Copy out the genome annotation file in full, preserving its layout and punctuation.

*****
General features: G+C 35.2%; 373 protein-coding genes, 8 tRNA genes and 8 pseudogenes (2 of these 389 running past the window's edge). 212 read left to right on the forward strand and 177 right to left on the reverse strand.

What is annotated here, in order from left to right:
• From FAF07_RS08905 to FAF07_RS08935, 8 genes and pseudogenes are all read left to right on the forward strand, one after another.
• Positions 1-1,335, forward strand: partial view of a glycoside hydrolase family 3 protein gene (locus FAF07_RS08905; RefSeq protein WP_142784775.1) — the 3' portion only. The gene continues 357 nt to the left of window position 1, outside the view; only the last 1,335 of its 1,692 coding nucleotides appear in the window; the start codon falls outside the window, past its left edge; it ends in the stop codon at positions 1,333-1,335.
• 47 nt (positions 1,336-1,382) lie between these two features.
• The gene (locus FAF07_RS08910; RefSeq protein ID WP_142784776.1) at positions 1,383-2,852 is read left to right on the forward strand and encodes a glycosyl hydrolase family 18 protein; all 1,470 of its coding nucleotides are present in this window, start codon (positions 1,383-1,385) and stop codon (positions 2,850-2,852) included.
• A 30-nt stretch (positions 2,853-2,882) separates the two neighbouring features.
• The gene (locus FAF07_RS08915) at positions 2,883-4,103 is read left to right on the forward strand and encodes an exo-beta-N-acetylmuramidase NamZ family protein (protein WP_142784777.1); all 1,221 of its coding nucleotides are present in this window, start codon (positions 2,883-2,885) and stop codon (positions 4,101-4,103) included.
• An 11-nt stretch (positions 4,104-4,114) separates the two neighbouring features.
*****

General features: G+C 35.2%; 373 protein-coding genes, 8 tRNA genes and 8 pseudogenes (2 of these 389 running past the window's edge). 212 read left to right on the forward strand and 177 right to left on the reverse strand.

What is annotated here, in order from left to right:
• From FAF07_RS08905 to FAF07_RS08935, 8 genes and pseudogenes are all read left to right on the forward strand, one after another.
• Positions 1-1,335, forward strand: partial view of a glycoside hydrolase family 3 protein gene (locus FAF07_RS08905; RefSeq protein WP_142784775.1) — the 3' portion only. The gene continues 357 nt to the left of window position 1, outside the view; only the last 1,335 of its 1,692 coding nucleotides appear in the window; the start codon falls outside the window, past its left edge; it ends in the stop codon at positions 1,333-1,335.
• 47 nt (positions 1,336-1,382) lie between these two features.
• The gene (locus FAF07_RS08910; RefSeq protein ID WP_142784776.1) at positions 1,383-2,852 is read left to right on the forward strand and encodes a glycosyl hydrolase family 18 protein; all 1,470 of its coding nucleotides are present in this window, start codon (positions 1,383-1,385) and stop codon (positions 2,850-2,852) included.
• A 30-nt stretch (positions 2,853-2,882) separates the two neighbouring features.
• The gene (locus FAF07_RS08915) at positions 2,883-4,103 is read left to right on the forward strand and encodes an exo-beta-N-acetylmuramidase NamZ family protein (protein WP_142784777.1); all 1,221 of its coding nucleotides are present in this window, start codon (positions 2,883-2,885) and stop codon (positions 4,101-4,103) included.
• An 11-nt stretch (positions 4,104-4,114) separates the two neighbouring features.